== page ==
28. A traction device for supporting a vehicle wheel in driving engagement without direct connection thereto comprising a frame including spaced wheel side members, two spaced support rollers of different diameter mounted transversely in said frame, a plurality of idler rollers mounted in said frame intermediate said support rollers, a lead roller mounted transversely in said frame outside the smaller diameter support roller, an endless belt closely encircling said support rollers, idler rollers and lead roller whereby the assembly rests upon the lower flight of the belt, means for driving the larger diameter support roller, a winch mounted on the frame adjacent the larger diameter support roller, means for driving said winch, extended guide means in the frame defining a path above said support rollers, a cross shaft slidably mounted in said guide means, means for releasably locking said cross shaft in end position adjacent the larger diameter support roller, an end sheave on said cross shaft, an end sheave on said lead roller, a cable associated with said winch, the end of said cable being adapted to en-' gage an end of said cross shaft, a ramp pivotally mounted on said lead roller, and means for releasably retaining said ramp in elevated position.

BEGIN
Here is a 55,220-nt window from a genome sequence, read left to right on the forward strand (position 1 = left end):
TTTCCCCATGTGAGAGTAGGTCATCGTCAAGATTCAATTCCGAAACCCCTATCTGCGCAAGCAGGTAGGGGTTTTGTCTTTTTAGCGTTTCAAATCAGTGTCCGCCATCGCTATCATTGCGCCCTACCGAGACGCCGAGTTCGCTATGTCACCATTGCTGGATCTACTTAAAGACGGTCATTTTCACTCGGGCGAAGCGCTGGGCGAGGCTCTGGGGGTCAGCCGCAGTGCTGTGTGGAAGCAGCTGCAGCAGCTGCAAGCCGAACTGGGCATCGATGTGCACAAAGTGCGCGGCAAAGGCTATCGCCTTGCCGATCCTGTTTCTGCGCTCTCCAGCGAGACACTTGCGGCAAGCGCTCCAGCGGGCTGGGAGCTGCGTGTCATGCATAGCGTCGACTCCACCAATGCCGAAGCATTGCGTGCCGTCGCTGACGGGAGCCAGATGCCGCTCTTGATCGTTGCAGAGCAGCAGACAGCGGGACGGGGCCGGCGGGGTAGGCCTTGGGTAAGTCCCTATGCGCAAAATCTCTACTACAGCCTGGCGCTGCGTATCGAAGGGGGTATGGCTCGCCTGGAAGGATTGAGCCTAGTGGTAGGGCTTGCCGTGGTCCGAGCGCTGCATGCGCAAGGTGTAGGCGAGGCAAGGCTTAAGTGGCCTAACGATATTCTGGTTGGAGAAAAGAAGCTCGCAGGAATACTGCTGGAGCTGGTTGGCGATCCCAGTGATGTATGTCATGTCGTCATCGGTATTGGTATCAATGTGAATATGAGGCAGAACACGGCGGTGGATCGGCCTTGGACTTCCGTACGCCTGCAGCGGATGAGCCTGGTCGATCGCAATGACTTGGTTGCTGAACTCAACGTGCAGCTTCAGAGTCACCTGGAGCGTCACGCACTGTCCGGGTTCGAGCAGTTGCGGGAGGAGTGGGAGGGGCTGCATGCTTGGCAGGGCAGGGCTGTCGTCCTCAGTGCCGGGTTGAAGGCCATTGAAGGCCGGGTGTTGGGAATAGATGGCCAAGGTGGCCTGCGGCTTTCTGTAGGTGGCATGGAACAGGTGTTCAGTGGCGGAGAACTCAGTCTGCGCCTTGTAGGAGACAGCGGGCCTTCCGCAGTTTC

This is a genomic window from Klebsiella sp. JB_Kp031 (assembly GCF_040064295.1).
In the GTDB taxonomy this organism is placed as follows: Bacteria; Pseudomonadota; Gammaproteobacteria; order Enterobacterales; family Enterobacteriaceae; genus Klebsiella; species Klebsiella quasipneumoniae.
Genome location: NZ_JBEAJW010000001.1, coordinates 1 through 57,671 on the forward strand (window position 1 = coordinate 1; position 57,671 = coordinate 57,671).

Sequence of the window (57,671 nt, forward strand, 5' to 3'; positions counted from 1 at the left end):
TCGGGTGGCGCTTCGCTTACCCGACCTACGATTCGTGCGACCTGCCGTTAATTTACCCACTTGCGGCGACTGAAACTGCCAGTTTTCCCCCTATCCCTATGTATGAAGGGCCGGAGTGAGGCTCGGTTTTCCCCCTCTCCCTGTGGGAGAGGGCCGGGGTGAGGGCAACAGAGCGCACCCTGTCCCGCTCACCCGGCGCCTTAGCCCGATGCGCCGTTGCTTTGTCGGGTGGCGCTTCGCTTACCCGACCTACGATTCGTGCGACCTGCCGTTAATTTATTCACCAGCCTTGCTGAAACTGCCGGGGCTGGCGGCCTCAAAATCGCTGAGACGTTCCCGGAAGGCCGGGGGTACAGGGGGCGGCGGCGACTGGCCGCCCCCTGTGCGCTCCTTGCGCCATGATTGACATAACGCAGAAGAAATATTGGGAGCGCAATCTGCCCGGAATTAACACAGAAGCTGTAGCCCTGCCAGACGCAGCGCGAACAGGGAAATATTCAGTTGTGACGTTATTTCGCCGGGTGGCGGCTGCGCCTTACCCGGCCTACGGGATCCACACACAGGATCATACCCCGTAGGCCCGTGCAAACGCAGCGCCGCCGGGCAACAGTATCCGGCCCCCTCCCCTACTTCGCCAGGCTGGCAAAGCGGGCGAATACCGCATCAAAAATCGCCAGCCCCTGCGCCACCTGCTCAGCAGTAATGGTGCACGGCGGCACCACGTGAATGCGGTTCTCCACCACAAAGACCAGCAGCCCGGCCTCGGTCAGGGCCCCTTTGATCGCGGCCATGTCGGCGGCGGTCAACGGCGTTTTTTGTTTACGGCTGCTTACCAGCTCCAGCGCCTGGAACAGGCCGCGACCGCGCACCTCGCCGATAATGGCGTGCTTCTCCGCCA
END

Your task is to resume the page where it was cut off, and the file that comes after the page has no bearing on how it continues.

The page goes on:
29. A traction device for supporting a vehicle wheel in driving engagement without direct connection thereto comprising a frame including spaced wheel side members, two spaced support rollers of different diameter mounted transversely in said frame, an endless belt closely encircling said support rollers whereby the assembly rests upon the lower flight of the belt, an electric motor mounted on the frame adjacent the larger diameter support roller, a winch mounted on the frame adjacent the larger diameter support roller, means engaging said motor alternatively to said winch and the larger diameter support roller, extended guide means in the frame defining an inclined path above said support rollers with the high end of said path adjacent the larger diameter support References Cited in the file of this patent UNITED STATES PATENTS 1,132,862 Montine Mar. 23, 1915 1,329,084 Kees et a1 Jan. 27, 1920 1,566,085 Geaudreau Dec. 15,1925

16 Ferguson Jan. 22, 1929 Bean June 13, 1933 Miller July 17, 1934 Koplin et a1. Jan. 12, 1937 Groeller June 12, 1951 Gref et a1 Sept. 25, 1951 Pugh Nov. 6, 1951 FOREIGN PATENTS France Aug. 10, 1931 Switzerland Aug. 1, 1946 nd D1-

US237165A 1951-07-17 1951-07-17 Traction device Expired - Lifetime US2782076A (en)